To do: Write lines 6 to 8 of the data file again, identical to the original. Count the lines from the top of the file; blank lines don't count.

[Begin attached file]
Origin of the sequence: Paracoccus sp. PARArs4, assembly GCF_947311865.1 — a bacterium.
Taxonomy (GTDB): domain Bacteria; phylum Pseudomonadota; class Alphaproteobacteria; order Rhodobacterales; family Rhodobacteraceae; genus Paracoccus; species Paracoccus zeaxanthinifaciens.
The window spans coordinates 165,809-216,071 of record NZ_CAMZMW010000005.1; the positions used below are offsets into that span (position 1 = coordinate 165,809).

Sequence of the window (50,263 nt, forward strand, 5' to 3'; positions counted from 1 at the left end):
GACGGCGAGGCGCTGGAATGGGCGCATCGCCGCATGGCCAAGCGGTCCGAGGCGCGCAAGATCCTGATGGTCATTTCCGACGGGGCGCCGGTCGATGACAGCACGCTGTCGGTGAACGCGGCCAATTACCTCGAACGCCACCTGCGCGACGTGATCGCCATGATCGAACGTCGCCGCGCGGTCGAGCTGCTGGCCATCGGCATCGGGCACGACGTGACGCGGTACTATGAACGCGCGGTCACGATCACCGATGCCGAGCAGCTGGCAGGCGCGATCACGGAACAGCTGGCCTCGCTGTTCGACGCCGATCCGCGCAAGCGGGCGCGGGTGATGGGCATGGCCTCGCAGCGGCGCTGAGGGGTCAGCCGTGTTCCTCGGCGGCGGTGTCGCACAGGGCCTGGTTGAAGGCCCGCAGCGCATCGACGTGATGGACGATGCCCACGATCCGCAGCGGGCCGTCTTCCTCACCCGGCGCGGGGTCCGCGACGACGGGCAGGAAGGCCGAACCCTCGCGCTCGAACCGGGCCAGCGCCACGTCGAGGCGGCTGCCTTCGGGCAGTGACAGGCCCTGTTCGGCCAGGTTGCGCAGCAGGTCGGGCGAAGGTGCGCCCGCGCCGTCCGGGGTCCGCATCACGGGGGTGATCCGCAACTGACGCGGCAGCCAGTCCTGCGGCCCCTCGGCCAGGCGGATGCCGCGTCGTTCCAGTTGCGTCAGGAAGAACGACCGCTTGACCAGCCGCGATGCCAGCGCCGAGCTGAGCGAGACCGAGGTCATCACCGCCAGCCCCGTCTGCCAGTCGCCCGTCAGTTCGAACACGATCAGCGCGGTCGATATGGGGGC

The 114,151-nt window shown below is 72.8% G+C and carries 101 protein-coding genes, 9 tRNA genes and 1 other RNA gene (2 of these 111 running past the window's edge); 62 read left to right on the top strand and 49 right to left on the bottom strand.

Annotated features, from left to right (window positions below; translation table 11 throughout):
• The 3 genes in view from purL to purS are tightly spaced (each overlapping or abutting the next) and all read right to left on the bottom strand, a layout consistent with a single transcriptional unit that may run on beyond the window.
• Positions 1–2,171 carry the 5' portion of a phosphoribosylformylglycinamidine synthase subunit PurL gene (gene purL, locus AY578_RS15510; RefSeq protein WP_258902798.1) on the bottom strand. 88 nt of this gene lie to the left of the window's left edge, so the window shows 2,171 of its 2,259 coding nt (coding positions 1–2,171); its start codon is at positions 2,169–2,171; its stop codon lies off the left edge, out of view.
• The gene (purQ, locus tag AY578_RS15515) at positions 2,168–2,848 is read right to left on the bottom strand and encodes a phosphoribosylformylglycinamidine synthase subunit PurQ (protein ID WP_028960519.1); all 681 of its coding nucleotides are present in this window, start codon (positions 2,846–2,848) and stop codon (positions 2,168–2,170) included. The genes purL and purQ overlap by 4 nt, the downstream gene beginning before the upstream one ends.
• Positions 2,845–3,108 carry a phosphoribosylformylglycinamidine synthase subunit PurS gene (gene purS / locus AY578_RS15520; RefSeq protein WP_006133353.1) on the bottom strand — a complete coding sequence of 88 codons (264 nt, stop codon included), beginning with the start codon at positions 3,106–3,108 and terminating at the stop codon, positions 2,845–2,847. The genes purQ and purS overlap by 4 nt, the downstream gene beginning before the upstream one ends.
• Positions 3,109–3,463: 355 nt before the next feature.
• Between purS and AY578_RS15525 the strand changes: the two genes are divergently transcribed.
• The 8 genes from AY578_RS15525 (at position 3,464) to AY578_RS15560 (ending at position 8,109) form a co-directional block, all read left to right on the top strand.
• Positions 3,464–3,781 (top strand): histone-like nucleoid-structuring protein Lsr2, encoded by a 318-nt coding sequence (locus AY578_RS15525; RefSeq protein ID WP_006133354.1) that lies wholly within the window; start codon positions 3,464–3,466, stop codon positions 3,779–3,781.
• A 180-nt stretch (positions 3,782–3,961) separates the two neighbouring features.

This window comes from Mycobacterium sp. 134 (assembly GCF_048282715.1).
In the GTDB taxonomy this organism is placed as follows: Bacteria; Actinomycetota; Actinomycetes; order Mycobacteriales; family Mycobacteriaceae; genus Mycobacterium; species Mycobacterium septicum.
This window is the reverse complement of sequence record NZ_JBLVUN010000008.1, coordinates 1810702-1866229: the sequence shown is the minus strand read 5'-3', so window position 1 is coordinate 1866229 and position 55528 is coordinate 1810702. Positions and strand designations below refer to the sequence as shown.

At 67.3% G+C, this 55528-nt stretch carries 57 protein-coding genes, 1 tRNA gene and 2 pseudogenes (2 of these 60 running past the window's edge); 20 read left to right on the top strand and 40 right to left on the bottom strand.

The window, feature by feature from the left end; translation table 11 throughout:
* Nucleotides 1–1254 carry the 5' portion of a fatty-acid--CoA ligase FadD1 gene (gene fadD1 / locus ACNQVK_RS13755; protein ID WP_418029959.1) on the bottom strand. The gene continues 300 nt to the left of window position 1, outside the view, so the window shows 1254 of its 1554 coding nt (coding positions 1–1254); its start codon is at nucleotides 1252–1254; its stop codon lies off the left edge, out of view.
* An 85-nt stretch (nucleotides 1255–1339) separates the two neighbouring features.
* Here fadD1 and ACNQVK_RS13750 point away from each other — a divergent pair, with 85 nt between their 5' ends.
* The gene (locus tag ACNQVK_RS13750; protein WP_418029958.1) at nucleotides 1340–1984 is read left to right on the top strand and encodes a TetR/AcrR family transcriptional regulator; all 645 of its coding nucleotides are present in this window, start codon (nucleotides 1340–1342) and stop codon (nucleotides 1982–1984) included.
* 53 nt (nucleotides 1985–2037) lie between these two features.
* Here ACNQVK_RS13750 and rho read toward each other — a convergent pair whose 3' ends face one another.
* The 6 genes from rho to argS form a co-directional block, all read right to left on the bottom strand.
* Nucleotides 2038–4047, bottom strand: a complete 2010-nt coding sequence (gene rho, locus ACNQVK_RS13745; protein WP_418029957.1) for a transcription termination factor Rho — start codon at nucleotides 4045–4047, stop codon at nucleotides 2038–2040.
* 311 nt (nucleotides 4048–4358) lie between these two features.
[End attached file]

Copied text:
The 114,151-nt window shown below is 72.8% G+C and carries 101 protein-coding genes, 9 tRNA genes and 1 other RNA gene (2 of these 111 running past the window's edge); 62 read left to right on the top strand and 49 right to left on the bottom strand.

Annotated features, from left to right (window positions below; translation table 11 throughout):
• The 3 genes in view from purL to purS are tightly spaced (each overlapping or abutting the next) and all read right to left on the bottom strand, a layout consistent with a single transcriptional unit that may run on beyond the window.